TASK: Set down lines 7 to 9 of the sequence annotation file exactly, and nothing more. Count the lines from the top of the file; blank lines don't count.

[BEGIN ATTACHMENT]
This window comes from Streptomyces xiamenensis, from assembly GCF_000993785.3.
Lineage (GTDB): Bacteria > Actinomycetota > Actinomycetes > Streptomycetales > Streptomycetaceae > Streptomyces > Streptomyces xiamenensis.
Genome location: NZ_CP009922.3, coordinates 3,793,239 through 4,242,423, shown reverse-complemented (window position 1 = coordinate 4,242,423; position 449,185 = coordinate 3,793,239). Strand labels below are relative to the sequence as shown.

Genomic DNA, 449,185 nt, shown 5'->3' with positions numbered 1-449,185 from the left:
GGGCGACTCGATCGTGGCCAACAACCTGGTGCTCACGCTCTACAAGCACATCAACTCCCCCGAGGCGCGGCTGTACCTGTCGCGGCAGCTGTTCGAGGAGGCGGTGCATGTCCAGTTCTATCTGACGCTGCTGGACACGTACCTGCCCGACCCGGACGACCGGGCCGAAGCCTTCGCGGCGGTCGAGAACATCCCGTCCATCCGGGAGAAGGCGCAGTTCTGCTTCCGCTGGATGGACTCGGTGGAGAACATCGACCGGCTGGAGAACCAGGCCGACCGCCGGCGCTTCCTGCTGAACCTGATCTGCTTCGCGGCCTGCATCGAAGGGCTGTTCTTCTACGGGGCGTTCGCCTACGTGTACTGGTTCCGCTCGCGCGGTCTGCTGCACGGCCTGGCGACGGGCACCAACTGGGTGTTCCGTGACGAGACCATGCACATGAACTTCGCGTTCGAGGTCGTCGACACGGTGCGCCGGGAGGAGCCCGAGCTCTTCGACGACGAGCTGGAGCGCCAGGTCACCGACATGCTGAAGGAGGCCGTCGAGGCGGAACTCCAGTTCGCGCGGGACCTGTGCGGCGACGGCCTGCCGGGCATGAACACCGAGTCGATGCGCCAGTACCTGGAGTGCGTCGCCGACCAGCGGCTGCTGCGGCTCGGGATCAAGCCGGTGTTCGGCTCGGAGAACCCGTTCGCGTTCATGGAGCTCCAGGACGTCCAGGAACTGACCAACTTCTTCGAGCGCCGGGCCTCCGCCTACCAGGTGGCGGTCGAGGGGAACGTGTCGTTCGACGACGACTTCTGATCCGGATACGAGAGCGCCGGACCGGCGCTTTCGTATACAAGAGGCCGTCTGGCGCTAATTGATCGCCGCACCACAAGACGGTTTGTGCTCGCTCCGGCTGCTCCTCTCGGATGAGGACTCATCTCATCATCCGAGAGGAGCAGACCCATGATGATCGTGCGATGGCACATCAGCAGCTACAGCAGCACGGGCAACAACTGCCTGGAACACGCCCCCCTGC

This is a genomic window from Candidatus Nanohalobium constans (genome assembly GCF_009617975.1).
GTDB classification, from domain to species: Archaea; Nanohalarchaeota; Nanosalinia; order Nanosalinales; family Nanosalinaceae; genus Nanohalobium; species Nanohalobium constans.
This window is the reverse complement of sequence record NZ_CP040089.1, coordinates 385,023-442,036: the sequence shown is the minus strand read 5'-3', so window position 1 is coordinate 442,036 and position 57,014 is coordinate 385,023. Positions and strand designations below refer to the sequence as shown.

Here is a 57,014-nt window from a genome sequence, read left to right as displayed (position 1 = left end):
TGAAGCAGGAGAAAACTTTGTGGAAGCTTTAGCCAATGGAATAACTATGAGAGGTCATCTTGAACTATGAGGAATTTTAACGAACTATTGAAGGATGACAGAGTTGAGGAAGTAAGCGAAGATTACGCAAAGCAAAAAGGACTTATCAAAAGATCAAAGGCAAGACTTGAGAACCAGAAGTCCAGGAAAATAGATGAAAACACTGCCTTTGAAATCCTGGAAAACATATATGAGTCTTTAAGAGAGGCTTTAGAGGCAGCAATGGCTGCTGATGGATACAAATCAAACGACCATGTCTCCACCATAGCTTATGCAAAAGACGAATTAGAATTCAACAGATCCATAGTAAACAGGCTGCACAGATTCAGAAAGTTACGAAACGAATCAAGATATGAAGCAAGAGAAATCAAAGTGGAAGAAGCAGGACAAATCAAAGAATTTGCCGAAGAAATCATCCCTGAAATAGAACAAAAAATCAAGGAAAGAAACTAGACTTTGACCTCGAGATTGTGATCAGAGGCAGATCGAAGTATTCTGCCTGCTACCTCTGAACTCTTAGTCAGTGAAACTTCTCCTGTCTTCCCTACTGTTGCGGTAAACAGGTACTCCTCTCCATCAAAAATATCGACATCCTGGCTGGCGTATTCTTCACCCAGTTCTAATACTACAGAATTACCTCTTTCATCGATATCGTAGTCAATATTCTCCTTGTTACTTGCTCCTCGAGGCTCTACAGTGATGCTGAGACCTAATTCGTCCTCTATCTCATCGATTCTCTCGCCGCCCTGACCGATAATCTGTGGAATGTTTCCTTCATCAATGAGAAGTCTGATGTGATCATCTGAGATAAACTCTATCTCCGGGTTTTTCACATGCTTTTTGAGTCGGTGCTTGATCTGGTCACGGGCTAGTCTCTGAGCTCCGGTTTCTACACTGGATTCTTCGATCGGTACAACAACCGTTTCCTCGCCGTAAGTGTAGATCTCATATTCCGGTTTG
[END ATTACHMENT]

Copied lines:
GTDB classification, from domain to species: Archaea; Nanohalarchaeota; Nanosalinia; order Nanosalinales; family Nanosalinaceae; genus Nanohalobium; species Nanohalobium constans.
This window is the reverse complement of sequence record NZ_CP040089.1, coordinates 385,023-442,036: the sequence shown is the minus strand read 5'-3', so window position 1 is coordinate 442,036 and position 57,014 is coordinate 385,023. Positions and strand designations below refer to the sequence as shown.

Here is a 57,014-nt window from a genome sequence, read left to right as displayed (position 1 = left end):